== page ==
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  • Q&A with Australian Health Practitioners

    Are facial pains with headaches always sinus problems?

    I am having a lot of pain in my cheeks (upper) and headaches - do you think this is sinus? I have had several lots of surgery to my nose and I did have a CT scan and it only showed that where the sinus drains is narrow but not blocked. What do you suggest?
  • Find a professional to answer your question

  • Grant Frost

    Physiotherapist

    Visit my website for all things health and wellness: www.yourwellnessnerd.com A senior physiotherapist with a background in effective management of most common and uncommon physical … View Profile

    Hi,

    This is not always the case.

    In a high percentage of cases, there seems to be a strong link between the upper joints and muscles of the neck and facial pain/headaches.

    These areas of the body have both neural and early fetal developmental connections to the skin and muscles of the head and face. When overloaded, these joints and muscles can become stiff/tight and sensitive. Once sensitised, anywhere that relates to these areas can potentially seem painful as well. 

    It is very common for a headache to be “referred” from these areas.

    It must also be noted that headaches and facial pain can come from a wide variety of sources, both un-sinister and sinister. They should always be treated with relative caution and assessed by relevant professionals for correct management.

    Grant.

  • 91Jat

    HealthShare Member

    Hi Grant,

    Thank you so much for the information.

    Hopefully I can try and get some help.

    Much appreciated.

    Jess

  • 91Jat

    HealthShare Member

    Hi Grant,

    Do you think an Osteopath could help me?

    Thanks

  • Mr. Roger O'Toole

    Physiotherapist

    Roger O'Toole is the Director and senior clinician of The Melbourne Headache Centre. Since opening the Melbourne Headache Centre in 2012 Roger has amassed over … View Profile

    Hi,
    I agree with Grant. While there is no doubt the sinuses can become “clogged”, with these “narrow drains” it is not uncommon for this problem to be referred from your upper cervical spine.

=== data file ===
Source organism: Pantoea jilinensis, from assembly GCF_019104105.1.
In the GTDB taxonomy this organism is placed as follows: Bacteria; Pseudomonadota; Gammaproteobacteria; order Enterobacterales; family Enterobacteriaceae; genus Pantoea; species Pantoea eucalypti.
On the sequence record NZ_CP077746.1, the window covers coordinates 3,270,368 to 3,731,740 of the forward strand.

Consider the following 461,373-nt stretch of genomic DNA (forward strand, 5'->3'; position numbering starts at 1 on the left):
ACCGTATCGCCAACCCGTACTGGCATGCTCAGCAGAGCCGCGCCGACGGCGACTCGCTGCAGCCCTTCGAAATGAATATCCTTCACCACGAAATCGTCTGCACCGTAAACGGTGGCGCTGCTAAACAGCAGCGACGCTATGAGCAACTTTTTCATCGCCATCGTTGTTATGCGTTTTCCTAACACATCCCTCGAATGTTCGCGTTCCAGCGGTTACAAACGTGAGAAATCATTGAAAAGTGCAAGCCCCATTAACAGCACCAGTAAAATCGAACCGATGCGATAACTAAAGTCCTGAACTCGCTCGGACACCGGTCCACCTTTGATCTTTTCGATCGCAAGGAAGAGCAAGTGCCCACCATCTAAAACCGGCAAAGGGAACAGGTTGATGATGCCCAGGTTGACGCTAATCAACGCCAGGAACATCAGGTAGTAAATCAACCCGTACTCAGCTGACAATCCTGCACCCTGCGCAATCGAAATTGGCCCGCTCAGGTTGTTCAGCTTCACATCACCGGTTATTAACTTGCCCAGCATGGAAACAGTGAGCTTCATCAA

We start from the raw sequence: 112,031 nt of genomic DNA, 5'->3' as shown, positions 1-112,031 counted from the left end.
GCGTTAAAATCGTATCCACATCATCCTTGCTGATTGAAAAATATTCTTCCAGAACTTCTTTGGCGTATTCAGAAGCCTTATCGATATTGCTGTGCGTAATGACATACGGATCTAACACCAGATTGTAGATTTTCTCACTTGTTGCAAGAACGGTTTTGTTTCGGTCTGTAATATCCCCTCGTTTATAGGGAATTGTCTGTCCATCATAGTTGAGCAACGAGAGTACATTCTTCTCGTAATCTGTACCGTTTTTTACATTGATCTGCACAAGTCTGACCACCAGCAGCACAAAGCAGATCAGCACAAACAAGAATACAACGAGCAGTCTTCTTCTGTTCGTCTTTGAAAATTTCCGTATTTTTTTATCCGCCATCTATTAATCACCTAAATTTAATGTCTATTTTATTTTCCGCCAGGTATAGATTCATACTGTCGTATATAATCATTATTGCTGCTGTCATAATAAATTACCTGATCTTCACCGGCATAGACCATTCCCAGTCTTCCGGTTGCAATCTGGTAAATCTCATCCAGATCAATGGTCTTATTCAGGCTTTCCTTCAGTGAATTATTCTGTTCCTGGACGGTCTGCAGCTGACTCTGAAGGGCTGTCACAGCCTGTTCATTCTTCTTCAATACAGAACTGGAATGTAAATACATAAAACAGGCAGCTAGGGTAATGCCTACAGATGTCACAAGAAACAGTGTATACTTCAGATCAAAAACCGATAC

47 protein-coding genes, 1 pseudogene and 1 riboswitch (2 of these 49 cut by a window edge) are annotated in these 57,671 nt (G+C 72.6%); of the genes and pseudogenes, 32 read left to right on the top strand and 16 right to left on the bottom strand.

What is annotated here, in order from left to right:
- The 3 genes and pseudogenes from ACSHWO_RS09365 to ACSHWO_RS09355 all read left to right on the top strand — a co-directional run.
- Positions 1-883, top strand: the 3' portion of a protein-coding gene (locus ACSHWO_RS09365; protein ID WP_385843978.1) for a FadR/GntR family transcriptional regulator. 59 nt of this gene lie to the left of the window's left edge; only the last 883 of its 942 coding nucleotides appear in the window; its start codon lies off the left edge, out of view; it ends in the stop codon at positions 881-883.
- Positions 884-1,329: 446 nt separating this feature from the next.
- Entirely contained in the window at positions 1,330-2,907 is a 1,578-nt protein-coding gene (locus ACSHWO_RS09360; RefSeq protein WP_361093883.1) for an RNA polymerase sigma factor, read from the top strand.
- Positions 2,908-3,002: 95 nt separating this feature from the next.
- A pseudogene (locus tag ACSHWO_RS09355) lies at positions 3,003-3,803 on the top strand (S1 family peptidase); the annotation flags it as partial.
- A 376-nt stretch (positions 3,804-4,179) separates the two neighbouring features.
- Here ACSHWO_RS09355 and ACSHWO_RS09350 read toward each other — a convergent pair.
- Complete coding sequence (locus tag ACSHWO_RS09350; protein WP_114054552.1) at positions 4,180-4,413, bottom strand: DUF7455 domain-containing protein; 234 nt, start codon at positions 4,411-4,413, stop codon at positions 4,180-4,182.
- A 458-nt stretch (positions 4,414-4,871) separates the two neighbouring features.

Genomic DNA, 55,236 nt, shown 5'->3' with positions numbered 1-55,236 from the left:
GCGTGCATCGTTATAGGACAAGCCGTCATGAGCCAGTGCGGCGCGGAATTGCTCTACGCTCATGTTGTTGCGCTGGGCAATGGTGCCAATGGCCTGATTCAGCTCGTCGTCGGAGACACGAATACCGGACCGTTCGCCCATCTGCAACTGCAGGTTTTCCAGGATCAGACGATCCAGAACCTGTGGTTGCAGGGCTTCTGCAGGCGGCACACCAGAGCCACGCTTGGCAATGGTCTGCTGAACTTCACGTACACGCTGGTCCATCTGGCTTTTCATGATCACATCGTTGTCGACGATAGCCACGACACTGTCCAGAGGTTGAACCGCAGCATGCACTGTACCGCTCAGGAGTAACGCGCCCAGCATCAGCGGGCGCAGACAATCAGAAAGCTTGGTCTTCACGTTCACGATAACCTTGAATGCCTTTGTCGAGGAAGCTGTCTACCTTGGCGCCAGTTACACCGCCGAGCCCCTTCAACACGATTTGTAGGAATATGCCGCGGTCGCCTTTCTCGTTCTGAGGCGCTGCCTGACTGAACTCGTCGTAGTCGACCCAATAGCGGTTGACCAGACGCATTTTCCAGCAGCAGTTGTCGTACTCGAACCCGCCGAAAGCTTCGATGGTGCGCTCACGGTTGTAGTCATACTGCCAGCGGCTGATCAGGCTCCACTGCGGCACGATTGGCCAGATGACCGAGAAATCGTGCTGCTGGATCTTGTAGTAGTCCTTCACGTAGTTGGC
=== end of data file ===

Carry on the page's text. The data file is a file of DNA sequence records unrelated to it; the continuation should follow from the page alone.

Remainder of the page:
The nerve that provide a majority of sensory information from the face, including the jaw, teeth, sinuses and nasal passage carries that information into the brain via the upper neck. Here this nerve shares space with the upper cervical nerves in an area called the Trigemino-cervical nucleus.

    Suffice to say, if there is a problem in the upper cervical spine the pain can be referred back along the Trigeminal nerve. This is an often overlooked connection in head and facial pain.

    I would suggest that once the appropriate medical investigation has occurred to rule out serious pathology (which is quite rare), an appropriate step would be to seek a skilled and thourough examination of the neck to discover if the pain is linked or not.

    Regards,
    Roger.

  • 91Jat

    HealthShare Member

    Hi Roger,

    Thank you so much for replying to my post, much appreciated.

    Thanks again,
    Jess

  • 2

    Thanks

    Dr Sim Choroomi

    Ear Nose and Throat (ENT) Surgeon

    There are many causes of headaches and facial pain and there is some overlap - sinus infection or inflammation is just one of the possible causes. 

    Migraines, atypical headches, dental issues, eye conditions , jaw joint issues all can cause facial and head pain.

    If you have other symptoms such as blocked nose, nasal congestion,  poor sense of smell then chronic sinusitis as a cause of headaches is more likely. 

    If your symptoms persist then referal to an ENT specialist for accurate diagnosis is recommended. 

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